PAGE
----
Their stealth, acute hearing, and well-developed sense of smell combined with razor-sharp teeth and claws make bobcats excellent predators and this fact leads to the inevitable question for quail enthusiasts - how frequently do they predate quail?
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Raptors, a.k.a. “birds of prey,” include eagles, hawks, falcons, owls and many other species. The term raptor is derived from the Latin word rapio, meaning to seize or take by force; this is quite apt as raptors will often swoop down and seize prey with their large talons. But which species are the main predators of quail?
Private landowners and experts alike gathered March 21 to participate in the 2019 Urban Quail Appreciation Day at Long Acres Ranch.
If you are a landowner attempting to manage your property to benefit quail populations, there are steps you can take to determine if raccoons are predominant predators on your land.
Researchers have identified a variety of changes that both plants and animals may undergo in response to global warming such as shifts in distribution, earlier breeding times, and reduced breeding performance. Read more on how each species of quail, including bobwhite, could be affected.
While quail may be relatively easy to raise in captivity, research strongly indicates that these pen-raised birds are not well suited to survive long-term in the wild. Read more to find out why.
Gambel’s quail are less common in Texas than northern bobwhites and scaled quail, but they're a fascinating species and excellent desert survivalists. Learn more about the habits and habitat of the Gambel's quail in this article.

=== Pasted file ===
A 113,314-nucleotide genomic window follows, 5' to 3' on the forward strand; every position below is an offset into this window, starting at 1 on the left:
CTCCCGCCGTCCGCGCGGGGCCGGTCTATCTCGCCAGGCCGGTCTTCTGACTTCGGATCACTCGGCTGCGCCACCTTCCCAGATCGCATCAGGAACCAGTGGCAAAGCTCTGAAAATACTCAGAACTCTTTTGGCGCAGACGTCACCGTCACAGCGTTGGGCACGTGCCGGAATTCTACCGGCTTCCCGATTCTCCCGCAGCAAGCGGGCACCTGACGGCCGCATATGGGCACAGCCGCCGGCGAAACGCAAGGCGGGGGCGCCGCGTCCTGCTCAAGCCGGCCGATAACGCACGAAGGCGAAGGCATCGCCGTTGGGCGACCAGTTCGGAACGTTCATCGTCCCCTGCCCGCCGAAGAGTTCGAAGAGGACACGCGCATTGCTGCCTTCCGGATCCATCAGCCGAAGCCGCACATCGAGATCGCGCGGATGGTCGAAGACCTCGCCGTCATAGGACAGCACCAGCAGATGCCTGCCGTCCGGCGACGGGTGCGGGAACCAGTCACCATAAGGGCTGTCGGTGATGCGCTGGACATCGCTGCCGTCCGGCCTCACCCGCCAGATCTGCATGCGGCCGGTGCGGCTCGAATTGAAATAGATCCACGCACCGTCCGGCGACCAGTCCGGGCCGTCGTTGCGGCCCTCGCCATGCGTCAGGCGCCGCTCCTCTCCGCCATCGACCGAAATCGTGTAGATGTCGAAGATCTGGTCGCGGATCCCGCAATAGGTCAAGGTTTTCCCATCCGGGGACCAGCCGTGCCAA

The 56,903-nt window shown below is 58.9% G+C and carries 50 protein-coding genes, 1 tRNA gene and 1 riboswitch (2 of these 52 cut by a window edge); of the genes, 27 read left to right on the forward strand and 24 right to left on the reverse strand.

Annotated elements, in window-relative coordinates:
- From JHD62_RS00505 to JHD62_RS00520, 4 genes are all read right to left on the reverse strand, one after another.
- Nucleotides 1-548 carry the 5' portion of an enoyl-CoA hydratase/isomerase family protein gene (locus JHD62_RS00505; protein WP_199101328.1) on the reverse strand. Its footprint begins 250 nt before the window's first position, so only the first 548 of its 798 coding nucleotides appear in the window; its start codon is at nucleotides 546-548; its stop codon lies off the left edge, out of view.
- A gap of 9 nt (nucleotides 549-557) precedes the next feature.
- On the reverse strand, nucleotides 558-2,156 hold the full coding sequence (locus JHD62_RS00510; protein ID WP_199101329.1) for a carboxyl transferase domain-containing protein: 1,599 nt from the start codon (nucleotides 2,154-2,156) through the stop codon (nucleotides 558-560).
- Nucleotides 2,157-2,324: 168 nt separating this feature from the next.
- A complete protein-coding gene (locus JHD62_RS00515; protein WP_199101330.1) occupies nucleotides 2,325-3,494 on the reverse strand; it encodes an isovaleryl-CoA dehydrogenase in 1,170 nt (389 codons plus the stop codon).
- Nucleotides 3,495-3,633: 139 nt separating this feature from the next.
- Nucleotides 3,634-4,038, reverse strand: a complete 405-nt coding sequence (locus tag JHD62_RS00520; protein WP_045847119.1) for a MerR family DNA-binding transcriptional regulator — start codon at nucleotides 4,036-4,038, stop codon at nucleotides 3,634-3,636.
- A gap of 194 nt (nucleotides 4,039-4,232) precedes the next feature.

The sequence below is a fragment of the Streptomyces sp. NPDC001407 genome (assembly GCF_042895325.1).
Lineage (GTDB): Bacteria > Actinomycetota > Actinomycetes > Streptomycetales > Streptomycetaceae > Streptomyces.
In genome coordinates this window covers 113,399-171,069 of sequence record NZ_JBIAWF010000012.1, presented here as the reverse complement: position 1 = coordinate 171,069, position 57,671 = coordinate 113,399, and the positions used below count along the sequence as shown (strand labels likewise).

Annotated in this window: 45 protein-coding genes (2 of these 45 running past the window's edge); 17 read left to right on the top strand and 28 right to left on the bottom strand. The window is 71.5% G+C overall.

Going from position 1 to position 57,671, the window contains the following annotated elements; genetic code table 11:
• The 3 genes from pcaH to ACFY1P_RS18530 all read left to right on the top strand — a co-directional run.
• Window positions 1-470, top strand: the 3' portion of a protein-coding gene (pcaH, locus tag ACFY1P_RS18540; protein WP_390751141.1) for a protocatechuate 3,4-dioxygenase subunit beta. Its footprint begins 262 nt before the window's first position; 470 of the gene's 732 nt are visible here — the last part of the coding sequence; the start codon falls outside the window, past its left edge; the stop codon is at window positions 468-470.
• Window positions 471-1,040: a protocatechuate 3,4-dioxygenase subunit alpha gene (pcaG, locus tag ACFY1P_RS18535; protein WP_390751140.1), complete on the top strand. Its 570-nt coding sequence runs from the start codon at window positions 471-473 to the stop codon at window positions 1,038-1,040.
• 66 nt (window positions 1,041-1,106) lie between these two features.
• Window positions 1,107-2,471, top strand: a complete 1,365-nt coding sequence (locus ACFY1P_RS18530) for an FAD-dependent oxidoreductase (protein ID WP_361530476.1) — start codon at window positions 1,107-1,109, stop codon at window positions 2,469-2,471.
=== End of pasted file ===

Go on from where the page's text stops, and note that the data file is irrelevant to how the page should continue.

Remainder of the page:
A lot of money changes hands when hunters pursue their passion, and in the state of Texas, those funds support rural economies, public resources, and even wildlife conservation. Quail hunting in particular is a significant economic stimulus. This article explains how that money makes its way all across the state and gets to the bottom line.
Winters in the Lone Star State can be harsh, especially for a 6 inch tall, ground-dwelling bird. Quail faced increased pressure from predators, food scarcity, and frigid temperatures in the winter, but they also have a unique set of behaviors and adaptations for dealing with those challenges. Learn more in this article.
Hear from the Rolling Plains Quail Research Foundation leadership, including NRI's own Dr. Dale Rollins, speak on the first ten years in review, learn about habitat and population monitoring findings, mammal surveys and sustainability efforts, opportunities for engagement and much more!
This year’s Texas Quail Index (TQI) featured 26 cooperators representing 7 of the 10 Texas ecoregions. TQI participants are asked to conduct a series of demonstrations which include listening for whistling roosters in the spring, setting out “dummy” (i.e., simulated) nests and game cameras to evaluate predator activity, examining quail habitat, and counting birds along roads. Read more to see the statewide results summarized.
A Texas Land Trends Story Map: Texas is home to four species of quails: Northern Bobwhite, Scaled Quail, Gambel’s Quail, and Montezuma Quail. Many Texans fondly recall experiences with quail, whether they were hunting or watching them, or just listening to their songs. Despite the interest in these quail species, their overall abundance, especially northern bobwhites, have declined over the past few decades. Recent research efforts seek to determine what factors have and continue to contribute to the decline of quail in Texas.
Many wildlife species have complex behaviors and utilize their habitat in ways we still do not fully understand. While the mysteries of the wild intrigue most any outdoors lover, they do pose challenges when it comes to the management of sensitive or declining species.
Montezuma quail, fool's quail, harlequin quail—these are a few of the names given to the most elusive quail species in Texas. Its habitat, behaviors and even appearance are all quite different from our other resident quail species, as explained in this article.
The Statewide Quail Symposium, held Aug. 16-18 in Abilene, Texas, was part of an education and research effort to convey activities of the Reversing the Decline of Quail in Texas initiative. This gathering brought together experts in the fields of quail management, research and conservation from all over the state.
The Statewide Quail Symposium is set for Aug. 16-18 in Abilene, and registration is now open. The Texas A&M AgriLife Extension Service symposium will be held at the MCM Elegante Hotel, 4250 Ridgemont Drive.